Presumably in response to Adidas (OTCQX:ADDYY) retaking control of the soccer market, Nike (NYSE:NKE) has made some significant moves to expand its presence in the soccer market. Most notably, NKE extended its deal with La Liga Spanish Football League through 2019. For reference, the deal is of serious magnitude as the league features the world's consensus top two soccer players in Lionel Messi and Christiano Ronaldo. Coincidentally, this is also the first Euro Cup championship in 30 years that will not feature an ADDYY sponsored team and the first Euro Cup championship to feature a NKE sponsored team since 2004. Indeed, both finalists (Portugal and France) are NKE sponsored teams.
We found La Liga's president Javier Tebas' comments related to the NKE deal very interesting. He comments:
"La Liga is in a process of international expansion, and partnering with Nike contributes to our global prestige. It is a strategic partner, with which we will work to develop our brand and football in general. We are very satisfied with this agreement."
We make the argument here that you could substitute "La Liga" with "Soccer as a whole", and this serves as the basis for our bullishness on NKE's soccer growth potential. Although soccer is already considered to be the most global sport, it continues to rapidly globalize. Whether it be European soccer clubs looking to expand their American fan base or record television ratings and attendance for both the Euro Cup and Copa America, soccer is growing in popularity on a global basis.
This is especially true in the United States, where several data points corroborate one another to provide a compelling argument that soccer is a huge growth market domestically. Fox earned $40 million in ad revenue for the Women's World Cup 2015 series, more Americans watched the 2015 Women's World Cup final than the 2015 NBA Finals or Stanley Cup, more of America's youth are playing soccer now than ever before (participation in youth soccer is 30x higher now than it was 40 years ago), and MLS attendance is growing.
This is all a huge benefit for NKE because it allows the company to leverage its massive North American audience and push NKE soccer sales onto them. ADDYY draws only 16% of its revenue from North America compared to NKE's 46% North American sales mix. In nominal terms, this means ADDYY North American sales were just over $3 billion last year to NKE's North American sales of just under $15 billion.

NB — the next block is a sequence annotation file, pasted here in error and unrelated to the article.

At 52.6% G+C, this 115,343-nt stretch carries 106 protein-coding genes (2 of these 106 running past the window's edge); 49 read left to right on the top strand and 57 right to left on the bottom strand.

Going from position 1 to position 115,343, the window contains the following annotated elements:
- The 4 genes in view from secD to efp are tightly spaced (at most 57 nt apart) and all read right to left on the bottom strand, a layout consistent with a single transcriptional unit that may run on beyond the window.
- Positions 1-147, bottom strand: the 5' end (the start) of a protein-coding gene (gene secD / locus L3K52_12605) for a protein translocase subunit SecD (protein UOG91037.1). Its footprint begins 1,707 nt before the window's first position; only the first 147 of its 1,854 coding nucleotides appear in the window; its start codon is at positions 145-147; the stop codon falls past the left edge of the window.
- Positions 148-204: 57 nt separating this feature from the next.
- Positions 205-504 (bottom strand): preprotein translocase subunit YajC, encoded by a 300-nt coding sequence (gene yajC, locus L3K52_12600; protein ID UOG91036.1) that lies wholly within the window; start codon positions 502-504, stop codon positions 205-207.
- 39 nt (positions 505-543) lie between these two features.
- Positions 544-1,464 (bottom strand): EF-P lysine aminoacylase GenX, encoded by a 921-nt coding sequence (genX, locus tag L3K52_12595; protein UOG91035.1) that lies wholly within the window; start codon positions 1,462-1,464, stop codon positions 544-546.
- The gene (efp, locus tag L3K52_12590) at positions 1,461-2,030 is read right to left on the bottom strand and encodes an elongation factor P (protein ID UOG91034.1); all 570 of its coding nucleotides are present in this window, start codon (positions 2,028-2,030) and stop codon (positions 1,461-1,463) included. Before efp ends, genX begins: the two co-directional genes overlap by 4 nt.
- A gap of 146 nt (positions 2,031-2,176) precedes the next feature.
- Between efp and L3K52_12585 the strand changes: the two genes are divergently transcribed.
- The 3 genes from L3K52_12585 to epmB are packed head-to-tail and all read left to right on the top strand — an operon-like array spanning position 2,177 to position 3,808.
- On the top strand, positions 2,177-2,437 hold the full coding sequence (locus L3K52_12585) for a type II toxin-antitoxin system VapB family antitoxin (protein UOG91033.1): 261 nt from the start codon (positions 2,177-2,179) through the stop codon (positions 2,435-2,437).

The story is also true outside of North America. NKE's global sales stand at $32 billion versus ADDYY's global sales of $19 billion (using 1.1 Euro to 1 USD exchange rate on MRFY sales of 16.9 billion Euros). That implies NKE is 70% bigger from a sales standpoint that ADDYY, and this again should allow NKE to leverage its large international audience and global sports leadership position to drive NKE soccer adoption. As La Liga's president pointed out, it made sense for them to make a deal with a company with great global prestige as the league expanded internationally. The argument is the same for soccer as a whole. As soccer becomes a more and more global sport (specifically related to growth in the US), it makes sense for leagues and players to gravitate towards the athletic brand with the most global prestige. With $32 billion in LTM sales, that brand would be NKE.
We think it is also important to note here the synergies NKE could create from an overlap of traditional soccer culture with other sports. Given its leadership position in other sports globally, NKE could leverage that leadership to create "crossover" products. For example, NKE has already combined skating shoes and soccer cleats as well as morphed Air Jordans and soccer cleats into one product. This allows for the potential creation of an entirely new "crossover" market of buyers comprised of those with partial interest in multiple sports (for example, skaters or basketball players who also enjoy soccer).
We think NKE has 20% upside over the next 12 months, and the company's promising soccer growth potential strengthens our bullishness. NKE should be able to leverage its dominance in the United States to capitalize on a growing soccer market domestically. We think shares remain a strong buy at these levels.
Disclosure: I am/we are long NKE.
I wrote this article myself, and it expresses my own opinions. I am not receiving compensation for it (other than from Seeking Alpha). I have no business relationship with any company whose stock is mentioned in this article.
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